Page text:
FAQs: Buying a home through Shared Ownership
What size share can I purchase in a Shared Ownership property?
Generally speaking, the minimum share is available to purchase in a new build Shared Ownership property is 25%, and the maximum share is 75%. However, this may vary depending on the housing association. Your income and savings will be assessed by an independent financial advisor to determine what size share is affordable for you. So, the minimum share available may be set to 30% by the housing association, but if it is affordable you could purchase a 40%/50% etc share.
With resale properties, however, the minimum share will be whatever the seller has purchased previously. So, if the seller had a 70% share in their Shared Ownership property, the minimum share you can purchase will be 70%.
How long does it take to get a property via Shared Ownership?
The process of purchasing a new-build property depends on a number of factors, such as the length of time required to arrange mortgage financing and the speed at which the solicitors involved can process the sale. Usually it takes around two months from start to finish, however it can take as little as 28 days if everything proceeds quickly. Although, if building work has yet to be completed on the development this may lengthen the process.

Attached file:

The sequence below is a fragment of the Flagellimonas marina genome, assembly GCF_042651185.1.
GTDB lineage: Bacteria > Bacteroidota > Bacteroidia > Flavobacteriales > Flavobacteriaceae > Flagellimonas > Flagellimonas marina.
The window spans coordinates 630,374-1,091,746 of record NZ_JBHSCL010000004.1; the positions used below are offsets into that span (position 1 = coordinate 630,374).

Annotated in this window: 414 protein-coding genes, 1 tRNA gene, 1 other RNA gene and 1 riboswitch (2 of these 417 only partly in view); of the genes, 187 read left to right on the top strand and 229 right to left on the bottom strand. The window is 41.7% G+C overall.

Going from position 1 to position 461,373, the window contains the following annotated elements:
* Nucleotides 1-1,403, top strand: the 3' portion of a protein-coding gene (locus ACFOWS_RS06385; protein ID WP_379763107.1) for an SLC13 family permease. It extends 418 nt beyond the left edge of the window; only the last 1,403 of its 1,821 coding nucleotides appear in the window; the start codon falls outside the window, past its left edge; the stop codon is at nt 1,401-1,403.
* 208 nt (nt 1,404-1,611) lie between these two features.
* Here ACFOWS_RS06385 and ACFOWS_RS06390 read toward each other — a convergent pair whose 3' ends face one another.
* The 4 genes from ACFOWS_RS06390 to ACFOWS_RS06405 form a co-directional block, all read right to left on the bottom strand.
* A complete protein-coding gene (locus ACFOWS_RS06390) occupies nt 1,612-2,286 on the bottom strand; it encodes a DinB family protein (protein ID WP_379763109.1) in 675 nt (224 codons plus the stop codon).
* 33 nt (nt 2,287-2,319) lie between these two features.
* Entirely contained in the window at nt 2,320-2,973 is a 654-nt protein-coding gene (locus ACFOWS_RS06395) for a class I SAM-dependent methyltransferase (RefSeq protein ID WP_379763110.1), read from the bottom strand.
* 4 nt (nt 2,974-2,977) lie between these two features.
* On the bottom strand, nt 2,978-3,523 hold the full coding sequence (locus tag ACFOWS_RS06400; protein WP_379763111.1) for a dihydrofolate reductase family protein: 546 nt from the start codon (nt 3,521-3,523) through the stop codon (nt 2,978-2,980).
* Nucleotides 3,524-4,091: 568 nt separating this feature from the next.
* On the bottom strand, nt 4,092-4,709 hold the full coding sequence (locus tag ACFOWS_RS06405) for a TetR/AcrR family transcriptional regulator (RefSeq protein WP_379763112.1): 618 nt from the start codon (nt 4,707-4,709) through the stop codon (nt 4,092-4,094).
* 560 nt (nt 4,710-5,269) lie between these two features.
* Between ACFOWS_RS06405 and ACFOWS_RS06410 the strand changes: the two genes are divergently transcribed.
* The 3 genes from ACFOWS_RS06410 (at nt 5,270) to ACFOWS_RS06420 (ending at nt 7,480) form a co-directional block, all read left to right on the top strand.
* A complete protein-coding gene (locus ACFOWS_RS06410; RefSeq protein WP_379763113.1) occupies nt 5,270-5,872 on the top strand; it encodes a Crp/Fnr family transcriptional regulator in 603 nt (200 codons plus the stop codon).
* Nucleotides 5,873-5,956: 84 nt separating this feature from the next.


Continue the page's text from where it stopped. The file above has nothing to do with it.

What is a Shared Ownership lease?
The Shared Ownership lease sets out the rights and obligations of both the landlord (i.e. the housing association) and tenant (i.e. the shared owner). The housing association has a contractual right to ensure that the shared owner complies with the terms of the lease. A Shared Ownership lease is where the leaseholder has purchased a share in the equity and pays rent on that share retained by the landlord.
Typically a Shared Ownership leaseholder will own 25%, 50% or 75% of the property and pay rent on that part of the property owned by the landlord. The actual proportion owned by the leaseholder and the landlord can vary from the examples above.
Can I increase my share of my Shared Ownership property to 100%?
Yes. This is called staircasing. You should check with your housing provider as to the specific terms of staircasing arrangements for the home you intend to buy. Normally, you will be able to staircase as and when you can afford to in a minimum of 10% tranches.
You can staircase to the point that you own outright. The price of the additional share being bought when you staircase will be based on the value of your home at the time you want to staircase.
You should check with your housing provider as to the specific terms of staircasing arrangements for the home you intend to buy. Normally, you will be able to staircase as and when you can afford to in a minimum of 10% tranches. In most cases you will be able to staircase all the way to 100%, but you should check your lease before purchasing, as some agreements cap the share at which you can staircase to.